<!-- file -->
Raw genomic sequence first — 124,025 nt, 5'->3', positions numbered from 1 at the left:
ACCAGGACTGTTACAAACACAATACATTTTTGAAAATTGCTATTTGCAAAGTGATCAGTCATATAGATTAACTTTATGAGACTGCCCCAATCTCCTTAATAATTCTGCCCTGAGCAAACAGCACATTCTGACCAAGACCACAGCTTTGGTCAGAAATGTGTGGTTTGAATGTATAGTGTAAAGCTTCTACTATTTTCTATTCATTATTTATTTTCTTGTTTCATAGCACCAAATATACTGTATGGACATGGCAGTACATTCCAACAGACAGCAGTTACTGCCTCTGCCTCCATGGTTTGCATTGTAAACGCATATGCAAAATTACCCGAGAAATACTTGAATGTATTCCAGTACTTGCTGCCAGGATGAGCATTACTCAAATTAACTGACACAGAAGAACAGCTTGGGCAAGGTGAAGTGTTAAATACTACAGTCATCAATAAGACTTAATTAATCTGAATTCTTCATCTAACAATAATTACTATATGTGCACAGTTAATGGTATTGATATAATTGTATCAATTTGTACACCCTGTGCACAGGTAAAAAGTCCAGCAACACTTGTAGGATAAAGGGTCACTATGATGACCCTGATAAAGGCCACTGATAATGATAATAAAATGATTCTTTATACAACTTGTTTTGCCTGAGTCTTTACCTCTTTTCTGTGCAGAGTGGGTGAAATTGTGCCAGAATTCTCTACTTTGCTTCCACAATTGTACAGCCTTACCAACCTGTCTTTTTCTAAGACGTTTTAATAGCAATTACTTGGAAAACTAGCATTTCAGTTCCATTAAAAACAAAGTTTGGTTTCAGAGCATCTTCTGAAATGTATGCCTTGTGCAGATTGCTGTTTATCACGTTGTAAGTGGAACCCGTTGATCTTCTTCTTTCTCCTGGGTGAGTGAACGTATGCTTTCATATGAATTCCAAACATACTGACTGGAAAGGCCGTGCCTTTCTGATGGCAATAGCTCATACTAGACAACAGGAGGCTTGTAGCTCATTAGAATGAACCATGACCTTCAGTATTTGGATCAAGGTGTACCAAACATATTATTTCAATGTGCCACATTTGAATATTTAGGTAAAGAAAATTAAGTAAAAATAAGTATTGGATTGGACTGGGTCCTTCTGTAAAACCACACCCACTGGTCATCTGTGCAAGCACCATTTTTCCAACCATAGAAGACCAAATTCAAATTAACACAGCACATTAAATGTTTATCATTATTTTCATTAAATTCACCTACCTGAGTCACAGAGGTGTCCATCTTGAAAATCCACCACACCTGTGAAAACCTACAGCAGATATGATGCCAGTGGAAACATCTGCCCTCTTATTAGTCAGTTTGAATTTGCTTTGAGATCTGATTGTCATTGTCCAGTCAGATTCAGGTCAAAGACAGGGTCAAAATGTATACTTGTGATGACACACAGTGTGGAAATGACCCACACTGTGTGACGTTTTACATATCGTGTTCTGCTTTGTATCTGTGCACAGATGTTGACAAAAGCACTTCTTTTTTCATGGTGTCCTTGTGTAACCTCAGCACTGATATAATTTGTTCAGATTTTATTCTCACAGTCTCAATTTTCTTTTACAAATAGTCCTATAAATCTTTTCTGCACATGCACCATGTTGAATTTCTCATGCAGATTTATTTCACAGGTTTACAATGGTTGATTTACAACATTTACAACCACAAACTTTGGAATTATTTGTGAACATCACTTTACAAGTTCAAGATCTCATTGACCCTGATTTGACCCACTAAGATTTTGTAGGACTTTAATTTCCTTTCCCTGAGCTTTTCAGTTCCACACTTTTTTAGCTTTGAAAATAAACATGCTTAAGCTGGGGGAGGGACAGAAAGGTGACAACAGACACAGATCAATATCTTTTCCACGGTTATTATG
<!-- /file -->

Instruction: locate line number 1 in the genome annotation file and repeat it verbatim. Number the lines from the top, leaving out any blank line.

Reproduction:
Raw genomic sequence first — 124,025 nt, 5'->3', positions numbered from 1 at the left: